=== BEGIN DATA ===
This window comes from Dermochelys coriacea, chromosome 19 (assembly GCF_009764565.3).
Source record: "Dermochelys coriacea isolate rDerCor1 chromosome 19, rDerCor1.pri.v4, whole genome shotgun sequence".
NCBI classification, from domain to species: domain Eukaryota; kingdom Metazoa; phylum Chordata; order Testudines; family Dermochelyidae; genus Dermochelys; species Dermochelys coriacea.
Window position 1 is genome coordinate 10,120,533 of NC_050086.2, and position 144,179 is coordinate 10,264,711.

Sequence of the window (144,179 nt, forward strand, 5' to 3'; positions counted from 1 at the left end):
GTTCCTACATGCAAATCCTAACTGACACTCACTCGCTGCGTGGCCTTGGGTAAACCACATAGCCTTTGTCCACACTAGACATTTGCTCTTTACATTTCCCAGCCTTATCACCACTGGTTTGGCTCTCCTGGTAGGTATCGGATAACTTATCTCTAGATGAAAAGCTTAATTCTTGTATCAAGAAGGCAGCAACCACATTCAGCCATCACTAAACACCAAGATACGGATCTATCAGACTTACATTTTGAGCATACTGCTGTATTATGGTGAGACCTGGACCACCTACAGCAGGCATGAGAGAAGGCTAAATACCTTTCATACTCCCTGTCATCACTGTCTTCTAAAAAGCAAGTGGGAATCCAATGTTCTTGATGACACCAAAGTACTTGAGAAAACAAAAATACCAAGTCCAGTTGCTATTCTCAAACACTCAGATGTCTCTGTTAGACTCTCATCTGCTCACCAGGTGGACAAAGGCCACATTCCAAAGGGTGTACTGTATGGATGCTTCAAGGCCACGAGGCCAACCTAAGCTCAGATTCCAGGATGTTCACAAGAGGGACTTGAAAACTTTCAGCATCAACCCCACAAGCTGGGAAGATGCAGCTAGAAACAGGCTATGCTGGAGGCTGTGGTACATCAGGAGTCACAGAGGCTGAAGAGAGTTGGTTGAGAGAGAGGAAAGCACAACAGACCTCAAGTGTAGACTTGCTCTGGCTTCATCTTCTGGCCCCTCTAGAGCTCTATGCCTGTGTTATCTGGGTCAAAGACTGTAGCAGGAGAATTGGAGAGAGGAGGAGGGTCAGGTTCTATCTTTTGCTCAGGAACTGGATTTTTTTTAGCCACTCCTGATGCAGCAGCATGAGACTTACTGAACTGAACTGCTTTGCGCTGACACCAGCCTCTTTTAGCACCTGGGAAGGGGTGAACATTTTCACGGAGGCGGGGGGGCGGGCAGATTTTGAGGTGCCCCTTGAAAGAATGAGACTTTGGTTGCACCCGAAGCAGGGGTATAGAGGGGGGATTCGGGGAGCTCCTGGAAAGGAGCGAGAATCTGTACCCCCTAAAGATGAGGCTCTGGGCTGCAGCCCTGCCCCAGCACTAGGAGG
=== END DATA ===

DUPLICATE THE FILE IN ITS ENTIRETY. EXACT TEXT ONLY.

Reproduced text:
This window comes from Dermochelys coriacea, chromosome 19 (assembly GCF_009764565.3).
Source record: "Dermochelys coriacea isolate rDerCor1 chromosome 19, rDerCor1.pri.v4, whole genome shotgun sequence".
NCBI classification, from domain to species: domain Eukaryota; kingdom Metazoa; phylum Chordata; order Testudines; family Dermochelyidae; genus Dermochelys; species Dermochelys coriacea.
Window position 1 is genome coordinate 10,120,533 of NC_050086.2, and position 144,179 is coordinate 10,264,711.

Sequence of the window (144,179 nt, forward strand, 5' to 3'; positions counted from 1 at the left end):
GTTCCTACATGCAAATCCTAACTGACACTCACTCGCTGCGTGGCCTTGGGTAAACCACATAGCCTTTGTCCACACTAGACATTTGCTCTTTACATTTCCCAGCCTTATCACCACTGGTTTGGCTCTCCTGGTAGGTATCGGATAACTTATCTCTAGATGAAAAGCTTAATTCTTGTATCAAGAAGGCAGCAACCACATTCAGCCATCACTAAACACCAAGATACGGATCTATCAGACTTACATTTTGAGCATACTGCTGTATTATGGTGAGACCTGGACCACCTACAGCAGGCATGAGAGAAGGCTAAATACCTTTCATACTCCCTGTCATCACTGTCTTCTAAAAAGCAAGTGGGAATCCAATGTTCTTGATGACACCAAAGTACTTGAGAAAACAAAAATACCAAGTCCAGTTGCTATTCTCAAACACTCAGATGTCTCTGTTAGACTCTCATCTGCTCACCAGGTGGACAAAGGCCACATTCCAAAGGGTGTACTGTATGGATGCTTCAAGGCCACGAGGCCAACCTAAGCTCAGATTCCAGGATGTTCACAAGAGGGACTTGAAAACTTTCAGCATCAACCCCACAAGCTGGGAAGATGCAGCTAGAAACAGGCTATGCTGGAGGCTGTGGTACATCAGGAGTCACAGAGGCTGAAGAGAGTTGGTTGAGAGAGAGGAAAGCACAACAGACCTCAAGTGTAGACTTGCTCTGGCTTCATCTTCTGGCCCCTCTAGAGCTCTATGCCTGTGTTATCTGGGTCAAAGACTGTAGCAGGAGAATTGGAGAGAGGAGGAGGGTCAGGTTCTATCTTTTGCTCAGGAACTGGATTTTTTTTAGCCACTCCTGATGCAGCAGCATGAGACTTACTGAACTGAACTGCTTTGCGCTGACACCAGCCTCTTTTAGCACCTGGGAAGGGGTGAACATTTTCACGGAGGCGGGGGGGCGGGCAGATTTTGAGGTGCCCCTTGAAAGAATGAGACTTTGGTTGCACCCGAAGCAGGGGTATAGAGGGGGGATTCGGGGAGCTCCTGGAAAGGAGCGAGAATCTGTACCCCCTAAAGATGAGGCTCTGGGCTGCAGCCCTGCCCCAGCACTAGGAGG